Wednesday, 21 June 2017

Exploring the Eye Town Trail

Eye church 
We are camped in a gorgeous wild flower meadow in the tiny hamlet of Braiseworth in Suffolk. Surrounded by tall trees for shade and with space for just five units, Frog's Hall campsite is absolutely perfect for us! It's a Camping And Caravanning Club CS with minimal facilities - electric hookup, drinking water and waste disposal - run by Denise and John who are friendly and very helpful. On arrival we were given the loan of a comprehensive information pack detailing local cycling routes, shops and businesses in Eye, dozens of leaflets for attractions in the area and further afield, and a map of the nearby footpaths. Traffic noise is rare and the soundtrack here is basically birdsong and a light breeze rustling leaves. Idyllic! Frog's Hall is great value at £13 a night though you will need to bring your own toilet (we are glad of our portable toilet!)

Lacons brewery plaque 
Having not travelled far from Wood Norton to get here we had a whole afternoon to explore and decided to walk into Eye and do the historic Town Trail, a leaflet for which was in the information pack. Eye is about an hour's wander away on quiet single track roads and footpaths. In hindsight it probably would have been better to have cycled in because, with the town walk as well, over three hours turned out to be a bit much on the hot afternoon but we didn't realise that until too late of course!

In reality little more than a good-sized village, Eye was actually designated a borough until the 1970s complete with its own mayor and local government. A prosperous trading centre until the railway didn't come here in the 1800s, Eye can possibly blame its lack of subsequent growth on trains taking all their potential business to Diss. However, back in Norman times, nearby Hoxne was a flourishing market town until Eye stole their thunder and trade - what goes around comes around?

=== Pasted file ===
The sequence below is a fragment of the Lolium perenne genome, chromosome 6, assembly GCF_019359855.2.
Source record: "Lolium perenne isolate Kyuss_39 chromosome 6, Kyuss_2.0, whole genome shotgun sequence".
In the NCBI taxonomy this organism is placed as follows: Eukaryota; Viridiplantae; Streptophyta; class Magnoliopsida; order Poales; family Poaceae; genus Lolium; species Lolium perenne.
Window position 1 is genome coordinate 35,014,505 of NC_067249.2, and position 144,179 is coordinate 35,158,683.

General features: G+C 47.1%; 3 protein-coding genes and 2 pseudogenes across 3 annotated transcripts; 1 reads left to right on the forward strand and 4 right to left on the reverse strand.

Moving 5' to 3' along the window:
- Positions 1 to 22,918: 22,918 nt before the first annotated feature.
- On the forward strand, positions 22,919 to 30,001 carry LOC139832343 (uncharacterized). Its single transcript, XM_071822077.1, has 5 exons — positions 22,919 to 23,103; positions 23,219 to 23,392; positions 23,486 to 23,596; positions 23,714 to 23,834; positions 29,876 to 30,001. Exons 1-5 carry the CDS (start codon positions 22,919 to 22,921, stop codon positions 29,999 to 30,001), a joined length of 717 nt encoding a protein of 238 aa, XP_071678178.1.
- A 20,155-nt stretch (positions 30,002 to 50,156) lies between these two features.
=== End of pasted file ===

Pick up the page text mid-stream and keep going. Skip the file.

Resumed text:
Eye's church and castle both date back to the Normans with one William Malet being given the Honour of Eye by William the Conqueror. His original castle has been rebuilt several times and is now again a ruin, but one that stands high on the original bailey around which the town centre is shaped.

There are many old buildings dating from various periods dotted around and I enjoyed discovering a number of them including thatched cottages, medieval town houses and Victorian facades disguising older structures. There are good independent shops one of which sells knitted cakes, a proper hardware store and The Bank which is now a not-for-profit cafe and art space where we went to a fantastic gig! We climbed up to the ruined castle to look over the town and then descended to the Co-Op where we discovered Wendy's House baked slices - delicious! Dave enjoyed Raspberry And Coconut and I can recommend the Banana, Date And Pecan!

Walking home along a different footpath route, I loved finding ourselves at a farming version of a Richard Long sculpture!

No comments:

Post a comment